Posts Tagged ‘publishers’

What are Agents, Editors, and Publishers Looking For?

The title of this post is borrowed from an informative article I read on the Muse It Up Publishing Blog. What DO Publishers and Editors and Agents want from a writer? If I could discover the secret to that mystery, I would be a rich person! The post on my publisher’s blog is informative and offers points for you, the writer, to look for when writing and then submitting. 

One point the author may have overlooked is luck. Yes, luck. Oprah defines luck as opportunity meeting preparation..something like that. When an email arrives saying a pub is looking for a certain kind of story, you may have the exact one they’ll want. You will be prepared to submit it because it’s been discussed with a critique partner, edited for grammar errors and spelling, and written in the format the publisher lays out in their guidelines. So that may be regarded as luck or as being in the right place at the right time.

I still believe in luck and a few prayers too….

http://museituppublishing.blogspot.com/2011/03/what-are-editorsagentspublishers.html?showComment=1300722694568#c3788388586645698614

Rejected again..I think…

I am dealing with rejections again, I think. Within the past six months I have had two different publishers request full manuscripts on two books. I have not heard from them within the time frame allotted. So does that mean that my mss were rejected or that they were running out of time to notify me? Both of these mss were submitted via email. I would think it would be easy to just click reply and say, “Thank you, Ms. Glaser, we have no plans to publish your book although it is the most fantastic, well-executed story ever written.” Um, okay, I added the last part….

Four years ago when I began submitting books to pubs, I usually sent the query letter, 2 or 3 chapters, bio and used snail mail. I always enclosed an SASE (stamped self-addressed envelope) for a reply. And, lo and behold, I almost always received some kind of an answer (rejections).  Some had suggestions for pubs that might be able to use the book, great remarks about the ideas and stories, and some just a form letter stuffed into the envelope. But, hey, at least I KNEW. They didn’t keep me wondering.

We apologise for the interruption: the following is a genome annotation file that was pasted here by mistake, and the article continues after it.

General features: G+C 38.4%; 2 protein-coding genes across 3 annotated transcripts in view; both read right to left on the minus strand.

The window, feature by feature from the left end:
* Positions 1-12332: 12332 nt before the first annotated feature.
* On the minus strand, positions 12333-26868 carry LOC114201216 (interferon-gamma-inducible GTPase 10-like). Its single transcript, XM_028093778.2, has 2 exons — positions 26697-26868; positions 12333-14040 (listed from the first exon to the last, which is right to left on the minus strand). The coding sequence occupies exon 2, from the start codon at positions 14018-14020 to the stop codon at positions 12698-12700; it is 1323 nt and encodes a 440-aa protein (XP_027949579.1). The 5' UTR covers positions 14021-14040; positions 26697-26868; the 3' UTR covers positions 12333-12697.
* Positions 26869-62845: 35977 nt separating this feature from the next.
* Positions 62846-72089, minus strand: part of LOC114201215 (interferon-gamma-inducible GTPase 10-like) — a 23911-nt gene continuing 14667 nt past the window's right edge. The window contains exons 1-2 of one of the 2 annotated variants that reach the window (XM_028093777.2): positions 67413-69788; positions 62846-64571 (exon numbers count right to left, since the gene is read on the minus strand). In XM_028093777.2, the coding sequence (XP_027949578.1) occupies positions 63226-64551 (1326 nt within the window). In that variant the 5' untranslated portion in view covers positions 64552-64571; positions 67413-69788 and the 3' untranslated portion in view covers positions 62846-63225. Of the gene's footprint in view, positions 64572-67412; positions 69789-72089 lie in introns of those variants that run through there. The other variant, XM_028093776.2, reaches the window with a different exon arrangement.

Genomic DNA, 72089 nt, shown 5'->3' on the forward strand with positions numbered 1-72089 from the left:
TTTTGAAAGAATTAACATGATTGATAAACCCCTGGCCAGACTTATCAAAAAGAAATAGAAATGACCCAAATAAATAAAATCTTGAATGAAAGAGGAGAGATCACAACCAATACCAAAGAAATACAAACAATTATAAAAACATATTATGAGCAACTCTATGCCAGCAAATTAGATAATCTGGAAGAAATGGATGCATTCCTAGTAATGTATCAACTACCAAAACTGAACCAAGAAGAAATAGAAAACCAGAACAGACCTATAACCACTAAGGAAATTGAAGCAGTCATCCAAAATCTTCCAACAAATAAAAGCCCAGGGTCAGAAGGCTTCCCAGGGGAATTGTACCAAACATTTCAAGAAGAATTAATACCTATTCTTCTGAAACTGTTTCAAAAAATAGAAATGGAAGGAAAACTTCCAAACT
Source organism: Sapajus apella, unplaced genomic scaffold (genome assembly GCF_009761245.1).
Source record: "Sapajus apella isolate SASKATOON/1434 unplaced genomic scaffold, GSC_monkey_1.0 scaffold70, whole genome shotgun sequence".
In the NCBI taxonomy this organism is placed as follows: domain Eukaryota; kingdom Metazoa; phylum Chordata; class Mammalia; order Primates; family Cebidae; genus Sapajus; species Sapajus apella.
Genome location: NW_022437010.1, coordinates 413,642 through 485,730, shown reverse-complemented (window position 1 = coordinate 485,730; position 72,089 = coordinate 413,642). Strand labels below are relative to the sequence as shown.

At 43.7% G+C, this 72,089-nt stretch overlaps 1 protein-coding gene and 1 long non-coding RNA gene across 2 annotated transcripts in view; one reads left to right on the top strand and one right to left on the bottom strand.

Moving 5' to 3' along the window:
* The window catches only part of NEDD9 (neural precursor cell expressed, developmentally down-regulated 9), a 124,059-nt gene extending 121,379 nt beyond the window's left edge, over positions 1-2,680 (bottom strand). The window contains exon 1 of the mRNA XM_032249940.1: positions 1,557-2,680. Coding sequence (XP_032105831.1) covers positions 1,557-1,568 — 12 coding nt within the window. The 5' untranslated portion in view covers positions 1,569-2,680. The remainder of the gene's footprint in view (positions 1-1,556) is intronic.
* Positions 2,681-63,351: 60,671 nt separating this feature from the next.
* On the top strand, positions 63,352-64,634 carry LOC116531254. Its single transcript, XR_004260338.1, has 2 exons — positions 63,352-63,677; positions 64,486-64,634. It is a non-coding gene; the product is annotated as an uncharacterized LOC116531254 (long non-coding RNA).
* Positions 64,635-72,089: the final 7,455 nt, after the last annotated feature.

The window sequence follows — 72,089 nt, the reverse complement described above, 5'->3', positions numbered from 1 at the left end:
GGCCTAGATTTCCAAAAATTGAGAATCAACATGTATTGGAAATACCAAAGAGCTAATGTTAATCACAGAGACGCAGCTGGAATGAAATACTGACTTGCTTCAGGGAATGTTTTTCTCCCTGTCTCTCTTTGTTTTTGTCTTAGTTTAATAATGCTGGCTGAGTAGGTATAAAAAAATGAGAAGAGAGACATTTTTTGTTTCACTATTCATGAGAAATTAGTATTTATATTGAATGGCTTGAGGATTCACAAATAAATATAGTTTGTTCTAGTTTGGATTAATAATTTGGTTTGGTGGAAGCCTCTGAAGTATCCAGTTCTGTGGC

I hate to send the ms to another pub if the one who has it has invested time and money in reading it and it may have a chance, albeit small one, that the pub may still have it under consideration.

I know the simple thing is to just ask. I did. Still no reply. I guess I might as well face it…They don’t want the books. sigh

The one thing I have learned after receiving a rejection is that I have improved the book(s) each time. In fact it makes me focus more on what I am trying to achieve with each book and make revisions accordingly.

I must give kudos to the new website for children’s stories… Smories. They closed their contest to choose 50 stories for the site on April 30 and told all the submitters they would let them know if the stories were accepted by May 5. In fact they did let me know May 4. Unfortunately my story was not accepted, but I enjoyed knowing where I stood. The rejection letter was very kind and supportive encouraging me to keep sending stories. (Okay, I know this same email was sent to every one of the thousands of writers who submitted, but give me a little break here.) It is comforting to know they responded, so I will probably consider submitting another story to them when I have a worthy one.

Rejections are hard, but having your story, your book, your article rejected by a pub/online/magazine is not the end of the world. Timing is everything. Just be determined to make it better and to submit it to the right publisher where it will fit with their guidelines. Good luck!  And yes, a lot of luck is what determines your acceptance.